Sunday, 27 February 2011

From Itchenor

I went out as early as I could this morning because the neap tides mean high water was 0636 or 1939, both very antisocial times. I have been rowing with Langstone Cutters rather a lot recently and had forgotten just how beautiful Itchenor is early in the morning.
The picture was taken with the 5 megapixel camera in the Motorola Defy phone I am playing with. Far superior to the 3 megapixel camera in the Nokia E71, but the Defy's Android OS means I have to use the Endomondo GPS tracking software which is OK but won't tag pictures with the workout. Sports Tracker on Nokia is far better. Not only does it position your photos on the track, it links the track with the speed graph, so if you place the cursor on any point on the track you get the speed. Very cool. Unfortunately only available on Nokia phones.

Friday, 25 February 2011

Rowing in New Zealand

The horror of the Christchurch earthquake makes one worry about friends in New Zealand, however far they live from the area, so it was good to hear from Owen Sinclair, who writes:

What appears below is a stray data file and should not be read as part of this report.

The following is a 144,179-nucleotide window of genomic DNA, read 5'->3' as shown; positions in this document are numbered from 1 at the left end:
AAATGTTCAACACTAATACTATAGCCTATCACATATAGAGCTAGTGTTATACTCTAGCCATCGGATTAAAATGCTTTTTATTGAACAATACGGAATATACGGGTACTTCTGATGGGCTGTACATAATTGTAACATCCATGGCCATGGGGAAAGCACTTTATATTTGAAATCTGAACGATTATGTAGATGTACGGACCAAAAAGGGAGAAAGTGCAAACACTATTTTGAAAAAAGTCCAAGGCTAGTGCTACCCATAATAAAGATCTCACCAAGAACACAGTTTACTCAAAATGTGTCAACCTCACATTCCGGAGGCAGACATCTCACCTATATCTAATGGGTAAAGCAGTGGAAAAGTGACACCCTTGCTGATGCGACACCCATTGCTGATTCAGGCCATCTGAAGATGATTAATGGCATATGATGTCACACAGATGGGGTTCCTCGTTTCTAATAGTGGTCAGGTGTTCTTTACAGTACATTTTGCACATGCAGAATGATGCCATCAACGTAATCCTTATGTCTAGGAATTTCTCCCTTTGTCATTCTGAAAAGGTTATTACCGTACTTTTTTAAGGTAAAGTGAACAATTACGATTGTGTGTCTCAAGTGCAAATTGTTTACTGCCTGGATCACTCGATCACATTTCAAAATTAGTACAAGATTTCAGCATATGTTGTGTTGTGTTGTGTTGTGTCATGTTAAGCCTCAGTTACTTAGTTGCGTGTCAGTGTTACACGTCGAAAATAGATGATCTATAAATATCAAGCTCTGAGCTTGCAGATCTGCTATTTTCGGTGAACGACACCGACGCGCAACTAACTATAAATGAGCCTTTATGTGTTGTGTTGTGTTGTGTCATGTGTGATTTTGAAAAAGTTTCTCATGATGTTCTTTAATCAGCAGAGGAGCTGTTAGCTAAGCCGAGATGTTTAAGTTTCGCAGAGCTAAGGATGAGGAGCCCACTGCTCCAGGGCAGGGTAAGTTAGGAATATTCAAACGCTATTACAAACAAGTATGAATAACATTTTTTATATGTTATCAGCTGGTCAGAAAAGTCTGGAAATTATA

Hi Chris,
I'm trying to distract myself from thoughts about the earthquake in Christchurch. I'm OK, being 250 miles away, but I lived in Christchurch for about 25 years and still haven't heard from some friends and family there.
Anyway; some photos from a day trip from Totaranui in Abel Tasman National Park into the Awaroa Estuary and up the Awaroa River, last weekend.
The entrance to the estuary is less than a one hour row along the coast; I went in with the tide and back out on the ebb. Saw numerous native birds and some stingrays.
Part of a great weekend away, which left me feeling great until news of the earthquake.

Sunday, 20 February 2011

The River Itchen

 I tend to bang on rather about how lovely it is round here on the south coast of England, with Chichester Harbour, the River Hamble and the Isle of Wight and everything, so yesterday was a total change.
Langstone Cutters took Gladys to meet a bunch of people from Hamble River Rowing to row up the River Itchen.
Now, for most of its length the Itchen is indeed very lovely. It is a noted trout stream burbling gently through chalk downland. But when it reaches Southampton it gets very urban and gritty.
Someone said something about how horrible it all is, and Steve riposted: "How can you say that, with this wonderful view of the allotments?" Then he looked over his shoulder and spotted the vast piles of rusting garbage at a scrap metal quay. "Just when I thought it couldn't get better....," he muttered.
The main picture, supplied by Hamble River Rowing stalwart Andy Cunningham, captures the ambience. That's Gladys at the extreme right.